Overdrive and is currently the market leader in ebook distribution for libraries and has paved the way for Axis 360 and 3M to get into the game. The main factor that distinguishes Baker and Taylor from the competition is that the company sells both the physical and digital editions of the same book. Michael told me, “We are reaching an inflection point, ebooks were a novelty and now they are just another format that libraries adopt into their routine structures. Offering both, takes us to the next step and looking at a title, and giving libraries the costs of both.”
Many small to mid-level libraries often wrestle with the decision of what eBooks to purchase. When you look at a catalog of fifty thousand titles, it can often be quite daunting to decide on what is best. Collection developers at Baker and Taylor are working on series of standard digital packages to make the decision making process easier for smaller and mid level libraries. Michael elaborated, “We have ongoing plans to deliver new title notifications, directly to new users of our system. Libraries can opt into our First Look Notification plans, so they can evaluate new tiles from various genres, such as adult, children’s, YA, and Non-fiction.” All of this will give the libraries a head-up on what new titles are coming out, on any given month and allocate the funds to make the purchases.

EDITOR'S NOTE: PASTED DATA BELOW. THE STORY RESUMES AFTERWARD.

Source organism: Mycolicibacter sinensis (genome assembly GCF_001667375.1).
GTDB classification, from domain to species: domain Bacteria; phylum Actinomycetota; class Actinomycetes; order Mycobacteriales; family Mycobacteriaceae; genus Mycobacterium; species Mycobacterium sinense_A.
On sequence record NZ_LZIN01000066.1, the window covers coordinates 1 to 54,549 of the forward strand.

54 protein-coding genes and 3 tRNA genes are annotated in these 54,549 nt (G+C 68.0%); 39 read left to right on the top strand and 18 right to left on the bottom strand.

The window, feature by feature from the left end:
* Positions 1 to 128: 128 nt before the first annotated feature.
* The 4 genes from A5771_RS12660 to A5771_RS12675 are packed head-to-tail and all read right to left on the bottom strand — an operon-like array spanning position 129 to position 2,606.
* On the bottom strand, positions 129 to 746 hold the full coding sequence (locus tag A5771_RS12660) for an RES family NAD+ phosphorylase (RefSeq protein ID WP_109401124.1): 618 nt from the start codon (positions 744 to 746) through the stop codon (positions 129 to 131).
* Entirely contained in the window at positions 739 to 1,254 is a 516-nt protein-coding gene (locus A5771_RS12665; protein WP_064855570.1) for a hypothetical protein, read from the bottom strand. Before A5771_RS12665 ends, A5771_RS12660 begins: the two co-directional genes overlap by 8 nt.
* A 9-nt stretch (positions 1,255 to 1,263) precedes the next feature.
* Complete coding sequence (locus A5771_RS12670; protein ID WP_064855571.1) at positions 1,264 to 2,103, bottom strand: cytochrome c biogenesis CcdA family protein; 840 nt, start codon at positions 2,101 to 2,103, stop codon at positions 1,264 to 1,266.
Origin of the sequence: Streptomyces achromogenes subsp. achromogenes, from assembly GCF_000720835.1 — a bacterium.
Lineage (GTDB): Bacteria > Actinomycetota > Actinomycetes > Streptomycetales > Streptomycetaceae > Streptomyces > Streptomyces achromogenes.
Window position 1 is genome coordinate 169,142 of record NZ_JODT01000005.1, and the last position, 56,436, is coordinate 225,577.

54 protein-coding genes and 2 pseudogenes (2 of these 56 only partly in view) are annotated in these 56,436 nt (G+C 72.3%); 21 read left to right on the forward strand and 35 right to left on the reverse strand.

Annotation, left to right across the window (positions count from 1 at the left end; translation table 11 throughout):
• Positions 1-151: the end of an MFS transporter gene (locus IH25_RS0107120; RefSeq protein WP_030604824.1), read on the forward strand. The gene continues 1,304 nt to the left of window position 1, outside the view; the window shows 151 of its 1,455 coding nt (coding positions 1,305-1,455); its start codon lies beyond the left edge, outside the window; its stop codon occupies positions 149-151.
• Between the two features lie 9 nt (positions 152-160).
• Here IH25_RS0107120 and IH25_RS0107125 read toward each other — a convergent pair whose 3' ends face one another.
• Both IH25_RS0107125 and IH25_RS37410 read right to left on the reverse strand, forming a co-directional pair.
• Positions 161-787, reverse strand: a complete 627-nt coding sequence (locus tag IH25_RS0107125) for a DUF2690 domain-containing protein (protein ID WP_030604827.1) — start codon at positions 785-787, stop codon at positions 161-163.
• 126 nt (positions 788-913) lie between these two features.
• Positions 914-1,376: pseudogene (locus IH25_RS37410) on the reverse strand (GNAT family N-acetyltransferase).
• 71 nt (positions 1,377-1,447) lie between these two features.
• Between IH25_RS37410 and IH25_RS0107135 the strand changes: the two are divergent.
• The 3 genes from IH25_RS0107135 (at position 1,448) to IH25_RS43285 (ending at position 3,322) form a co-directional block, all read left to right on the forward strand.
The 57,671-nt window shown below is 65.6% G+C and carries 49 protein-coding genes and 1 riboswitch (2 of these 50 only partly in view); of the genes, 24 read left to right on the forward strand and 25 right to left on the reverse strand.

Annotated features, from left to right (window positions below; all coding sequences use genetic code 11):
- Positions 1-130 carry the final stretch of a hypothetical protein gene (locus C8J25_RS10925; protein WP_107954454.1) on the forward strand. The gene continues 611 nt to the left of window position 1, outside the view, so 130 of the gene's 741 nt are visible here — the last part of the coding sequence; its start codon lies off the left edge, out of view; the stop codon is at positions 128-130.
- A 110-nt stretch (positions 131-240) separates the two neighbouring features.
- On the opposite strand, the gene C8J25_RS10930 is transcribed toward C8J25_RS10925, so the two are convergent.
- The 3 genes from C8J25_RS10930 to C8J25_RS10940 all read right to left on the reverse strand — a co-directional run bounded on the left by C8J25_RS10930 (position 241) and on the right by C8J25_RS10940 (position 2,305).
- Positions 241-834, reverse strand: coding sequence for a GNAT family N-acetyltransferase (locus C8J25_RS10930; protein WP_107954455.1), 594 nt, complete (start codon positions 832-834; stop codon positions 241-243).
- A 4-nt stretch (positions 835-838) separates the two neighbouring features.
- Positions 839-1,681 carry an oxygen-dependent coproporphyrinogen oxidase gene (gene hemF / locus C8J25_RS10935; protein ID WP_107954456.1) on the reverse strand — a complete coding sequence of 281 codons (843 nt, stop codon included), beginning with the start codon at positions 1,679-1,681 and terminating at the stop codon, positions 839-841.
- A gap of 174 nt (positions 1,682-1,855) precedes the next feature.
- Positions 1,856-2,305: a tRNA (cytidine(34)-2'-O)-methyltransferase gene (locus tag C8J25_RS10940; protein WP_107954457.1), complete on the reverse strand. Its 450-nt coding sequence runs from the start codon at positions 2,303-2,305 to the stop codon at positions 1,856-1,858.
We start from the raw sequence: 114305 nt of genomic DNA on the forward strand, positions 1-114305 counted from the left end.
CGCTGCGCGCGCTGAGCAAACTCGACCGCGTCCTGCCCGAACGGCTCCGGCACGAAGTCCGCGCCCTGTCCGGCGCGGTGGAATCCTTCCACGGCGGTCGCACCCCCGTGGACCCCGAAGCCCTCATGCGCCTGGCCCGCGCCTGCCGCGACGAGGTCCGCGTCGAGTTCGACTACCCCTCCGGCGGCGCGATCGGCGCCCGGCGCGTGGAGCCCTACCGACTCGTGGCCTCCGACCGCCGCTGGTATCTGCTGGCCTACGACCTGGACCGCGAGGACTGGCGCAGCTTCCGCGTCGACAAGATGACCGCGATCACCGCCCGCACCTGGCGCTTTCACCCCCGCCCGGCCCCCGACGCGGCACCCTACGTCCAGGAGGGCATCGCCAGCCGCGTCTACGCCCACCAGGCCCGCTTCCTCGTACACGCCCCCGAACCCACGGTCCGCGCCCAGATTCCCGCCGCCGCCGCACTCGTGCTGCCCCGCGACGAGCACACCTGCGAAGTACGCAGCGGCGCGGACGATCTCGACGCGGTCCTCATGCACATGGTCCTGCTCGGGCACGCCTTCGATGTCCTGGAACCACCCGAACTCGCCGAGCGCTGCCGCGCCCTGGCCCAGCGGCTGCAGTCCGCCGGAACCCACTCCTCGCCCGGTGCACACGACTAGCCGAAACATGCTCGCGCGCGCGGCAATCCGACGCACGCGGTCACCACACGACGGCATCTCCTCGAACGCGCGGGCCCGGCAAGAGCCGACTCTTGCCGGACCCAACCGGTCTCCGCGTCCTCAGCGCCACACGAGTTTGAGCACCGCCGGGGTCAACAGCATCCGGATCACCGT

Baker and Taylor is a company that is never idle for long. They are constantly developing new technologies and getting major publishers on-board with their content delivery systems. Being busy, does not disrupt the core business of getting more libraries involved and educating them on the virtues of digital. Currently, they are expanding outside of the USA into Australia, New Zealand, Canada and have plans for Singapore and other Pan-Pacific regions.